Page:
"The GM announces that they are making an intrusion and hands the player whose PC is the primary target of that intrusion 2 XP. That player can either spend 1 XP they already have to cancel the intrusion (returning the 2 XP to the GM) or they can accept the intrusion, take 1 XP for themselves, and give 1 XP to another player."Justin Alexander reviewing Numenera's "GM Intrusion" mechanic there. And although he musters a spirited argument for why the rule is less obtrusive than some dissociated mechanics, something like that would sure snip the strings on my willing suspension of disbelief.
Where this kind of mechanic differs from the kind of negotiation with the referee you get in improv moments of role-playing is in the bartering of XPs. And clearly the main effect of that is to remind you it's a game. Poetic faith withers when you start doing a cost-benefit analysis.
What it reminds me of is boardgames. A lot of RPGs these days try very hard to be boardgames. That's not necessarily a criticism (hey, have fun whatever way you like) but I'm curious as to what's driving the trend against immersion. Is it a stab at Brechtian alienation? Is it because RPGs need to impress as reading material rather than playing material so as to get good reviews (ie most reviewers read them like a book, they don't playtest them)? Is it because new RPGs are catering to the players who are embarrassed about staying in character? Is keeping an authorial distance from their characters something that players have picked up from videogames? Are roleplaying designers coming up with narrative mechanics in a bid for respectability? ("Hey, I'm not just inventing rules, I'm shaping an art form *...")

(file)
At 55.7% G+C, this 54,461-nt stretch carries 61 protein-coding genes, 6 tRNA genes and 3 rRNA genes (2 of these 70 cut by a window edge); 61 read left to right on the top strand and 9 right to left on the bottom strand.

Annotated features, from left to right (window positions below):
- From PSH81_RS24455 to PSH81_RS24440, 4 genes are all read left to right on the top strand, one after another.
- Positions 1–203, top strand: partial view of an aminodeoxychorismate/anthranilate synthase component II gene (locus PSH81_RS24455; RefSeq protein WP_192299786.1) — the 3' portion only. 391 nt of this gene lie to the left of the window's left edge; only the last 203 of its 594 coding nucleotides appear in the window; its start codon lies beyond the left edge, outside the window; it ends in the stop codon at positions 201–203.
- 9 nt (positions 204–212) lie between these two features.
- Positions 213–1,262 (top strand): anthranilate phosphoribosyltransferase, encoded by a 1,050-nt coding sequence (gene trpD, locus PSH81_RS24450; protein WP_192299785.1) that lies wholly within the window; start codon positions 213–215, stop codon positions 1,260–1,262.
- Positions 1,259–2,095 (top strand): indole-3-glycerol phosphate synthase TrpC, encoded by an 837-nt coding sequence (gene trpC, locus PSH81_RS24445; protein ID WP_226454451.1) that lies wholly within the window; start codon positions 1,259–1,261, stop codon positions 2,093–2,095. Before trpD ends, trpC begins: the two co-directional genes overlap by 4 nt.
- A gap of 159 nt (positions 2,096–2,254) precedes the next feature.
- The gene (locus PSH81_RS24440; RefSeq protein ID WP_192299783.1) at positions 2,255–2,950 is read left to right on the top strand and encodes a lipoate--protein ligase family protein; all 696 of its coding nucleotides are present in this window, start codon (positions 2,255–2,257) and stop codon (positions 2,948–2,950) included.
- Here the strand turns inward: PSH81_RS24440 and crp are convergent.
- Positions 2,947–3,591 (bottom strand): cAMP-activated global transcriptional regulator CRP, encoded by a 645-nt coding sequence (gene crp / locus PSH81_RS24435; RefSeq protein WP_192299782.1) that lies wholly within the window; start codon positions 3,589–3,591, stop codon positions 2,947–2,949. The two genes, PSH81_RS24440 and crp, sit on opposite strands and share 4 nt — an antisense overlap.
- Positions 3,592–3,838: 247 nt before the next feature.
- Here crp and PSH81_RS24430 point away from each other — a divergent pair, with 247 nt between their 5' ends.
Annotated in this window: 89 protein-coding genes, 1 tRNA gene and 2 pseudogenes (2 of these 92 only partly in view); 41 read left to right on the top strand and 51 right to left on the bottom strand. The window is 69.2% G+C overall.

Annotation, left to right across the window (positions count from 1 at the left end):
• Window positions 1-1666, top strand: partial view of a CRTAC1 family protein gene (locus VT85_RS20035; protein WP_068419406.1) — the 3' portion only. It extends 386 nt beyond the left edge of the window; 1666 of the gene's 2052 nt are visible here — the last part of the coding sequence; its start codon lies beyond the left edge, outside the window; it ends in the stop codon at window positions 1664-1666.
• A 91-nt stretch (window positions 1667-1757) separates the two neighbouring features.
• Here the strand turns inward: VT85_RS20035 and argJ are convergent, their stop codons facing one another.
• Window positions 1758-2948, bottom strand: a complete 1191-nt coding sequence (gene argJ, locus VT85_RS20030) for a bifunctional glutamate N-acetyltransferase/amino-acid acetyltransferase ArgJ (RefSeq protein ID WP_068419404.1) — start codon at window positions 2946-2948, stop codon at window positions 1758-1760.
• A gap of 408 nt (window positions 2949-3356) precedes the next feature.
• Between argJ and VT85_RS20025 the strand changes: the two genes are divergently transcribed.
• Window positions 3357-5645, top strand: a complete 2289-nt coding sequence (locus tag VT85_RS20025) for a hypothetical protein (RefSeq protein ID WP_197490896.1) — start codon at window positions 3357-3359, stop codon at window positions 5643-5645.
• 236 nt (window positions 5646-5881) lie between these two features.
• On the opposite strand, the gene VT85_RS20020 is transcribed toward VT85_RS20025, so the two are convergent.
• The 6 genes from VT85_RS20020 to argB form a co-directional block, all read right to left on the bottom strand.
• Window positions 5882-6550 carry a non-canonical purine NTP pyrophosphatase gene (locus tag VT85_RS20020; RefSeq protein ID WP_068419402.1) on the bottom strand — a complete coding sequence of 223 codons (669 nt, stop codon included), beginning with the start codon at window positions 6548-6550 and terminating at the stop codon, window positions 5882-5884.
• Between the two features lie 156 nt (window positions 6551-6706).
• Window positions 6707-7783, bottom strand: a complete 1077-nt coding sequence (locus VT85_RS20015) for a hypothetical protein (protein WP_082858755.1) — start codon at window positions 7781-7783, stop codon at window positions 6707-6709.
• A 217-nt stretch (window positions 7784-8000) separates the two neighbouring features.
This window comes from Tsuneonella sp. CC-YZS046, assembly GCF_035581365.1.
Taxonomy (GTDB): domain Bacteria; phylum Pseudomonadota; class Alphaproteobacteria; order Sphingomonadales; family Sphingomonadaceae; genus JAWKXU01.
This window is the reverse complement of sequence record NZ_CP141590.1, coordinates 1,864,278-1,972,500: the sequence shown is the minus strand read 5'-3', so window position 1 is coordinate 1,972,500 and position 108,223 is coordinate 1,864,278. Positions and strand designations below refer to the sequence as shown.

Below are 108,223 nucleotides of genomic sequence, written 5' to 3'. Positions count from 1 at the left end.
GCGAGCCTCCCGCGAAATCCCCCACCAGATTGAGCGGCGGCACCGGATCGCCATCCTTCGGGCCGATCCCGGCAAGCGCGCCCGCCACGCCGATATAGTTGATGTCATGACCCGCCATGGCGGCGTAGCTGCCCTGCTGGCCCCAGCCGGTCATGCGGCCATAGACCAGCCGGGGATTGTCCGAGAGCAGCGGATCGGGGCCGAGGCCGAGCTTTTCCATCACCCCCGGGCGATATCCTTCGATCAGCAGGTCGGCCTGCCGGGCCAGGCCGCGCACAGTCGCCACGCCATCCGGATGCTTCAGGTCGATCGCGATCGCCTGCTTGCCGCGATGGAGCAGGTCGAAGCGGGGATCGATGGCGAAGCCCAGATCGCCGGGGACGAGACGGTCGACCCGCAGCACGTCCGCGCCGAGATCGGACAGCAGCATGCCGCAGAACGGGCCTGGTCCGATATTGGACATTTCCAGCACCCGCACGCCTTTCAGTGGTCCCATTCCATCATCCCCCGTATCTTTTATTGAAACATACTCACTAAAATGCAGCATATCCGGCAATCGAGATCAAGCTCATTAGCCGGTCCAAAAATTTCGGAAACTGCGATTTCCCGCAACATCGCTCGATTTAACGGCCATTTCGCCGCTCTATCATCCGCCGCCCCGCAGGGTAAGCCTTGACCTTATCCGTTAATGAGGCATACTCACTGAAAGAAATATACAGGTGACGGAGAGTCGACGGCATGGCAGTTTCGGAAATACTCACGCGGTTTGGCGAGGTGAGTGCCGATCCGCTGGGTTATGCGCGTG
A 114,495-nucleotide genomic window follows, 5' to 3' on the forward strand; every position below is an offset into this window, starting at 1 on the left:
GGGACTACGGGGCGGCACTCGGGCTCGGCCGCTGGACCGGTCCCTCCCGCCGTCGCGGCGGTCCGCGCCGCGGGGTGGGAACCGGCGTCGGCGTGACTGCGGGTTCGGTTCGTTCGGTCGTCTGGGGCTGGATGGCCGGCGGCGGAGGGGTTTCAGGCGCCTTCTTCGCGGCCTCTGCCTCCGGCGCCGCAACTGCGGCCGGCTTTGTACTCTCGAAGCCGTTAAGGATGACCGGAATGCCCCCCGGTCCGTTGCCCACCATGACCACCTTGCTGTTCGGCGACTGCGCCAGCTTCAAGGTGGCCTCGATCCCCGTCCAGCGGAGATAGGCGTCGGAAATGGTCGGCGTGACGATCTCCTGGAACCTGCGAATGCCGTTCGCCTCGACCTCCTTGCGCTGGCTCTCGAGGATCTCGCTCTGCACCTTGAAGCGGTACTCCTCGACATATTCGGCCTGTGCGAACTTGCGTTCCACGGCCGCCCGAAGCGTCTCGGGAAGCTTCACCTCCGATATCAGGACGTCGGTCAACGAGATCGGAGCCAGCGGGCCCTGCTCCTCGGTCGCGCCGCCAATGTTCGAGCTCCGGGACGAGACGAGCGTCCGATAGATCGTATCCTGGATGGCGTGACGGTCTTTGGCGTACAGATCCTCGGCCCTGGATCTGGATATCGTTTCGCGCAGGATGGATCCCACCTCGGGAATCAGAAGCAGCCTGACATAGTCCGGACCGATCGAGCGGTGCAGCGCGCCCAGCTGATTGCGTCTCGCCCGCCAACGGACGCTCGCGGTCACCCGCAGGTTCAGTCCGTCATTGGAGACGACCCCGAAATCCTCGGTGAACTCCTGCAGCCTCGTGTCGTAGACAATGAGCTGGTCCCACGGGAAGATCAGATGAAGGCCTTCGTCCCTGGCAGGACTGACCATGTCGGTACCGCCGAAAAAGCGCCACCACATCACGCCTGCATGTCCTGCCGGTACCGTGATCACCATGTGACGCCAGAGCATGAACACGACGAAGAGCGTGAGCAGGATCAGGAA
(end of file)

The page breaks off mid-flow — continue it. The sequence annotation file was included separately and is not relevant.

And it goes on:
I'm interested because I'm thinking of putting a (sort of) story-guiding element in my Zenotic Dragon Warriors 2e project, sometimes known as Jewelspider. And most of my thinking has been in the direction of making it work without jerking the players out of character. So if you've played a system like that and found it doesn't spoil your immersion, do tell.
*Re that, listen to this episode of Improvised Radio Theatre With Dice where, from 41m15s onwards, Roger Bell West and Michael Cule discuss the aesthetics of roleplaying, and whether adhering to genre breaks what's good and unique about roleplaying by slaving it to fiction. I note that in real life we don't expect to continually perceive the aesthetics of a story form in what we're doing (though sometimes we experience "atomic narrative" elements that we later weave into a story) but instead react in the moment to the aesthetics of beauty (a sunset) or character (humour) or wonder (a new idea or experience).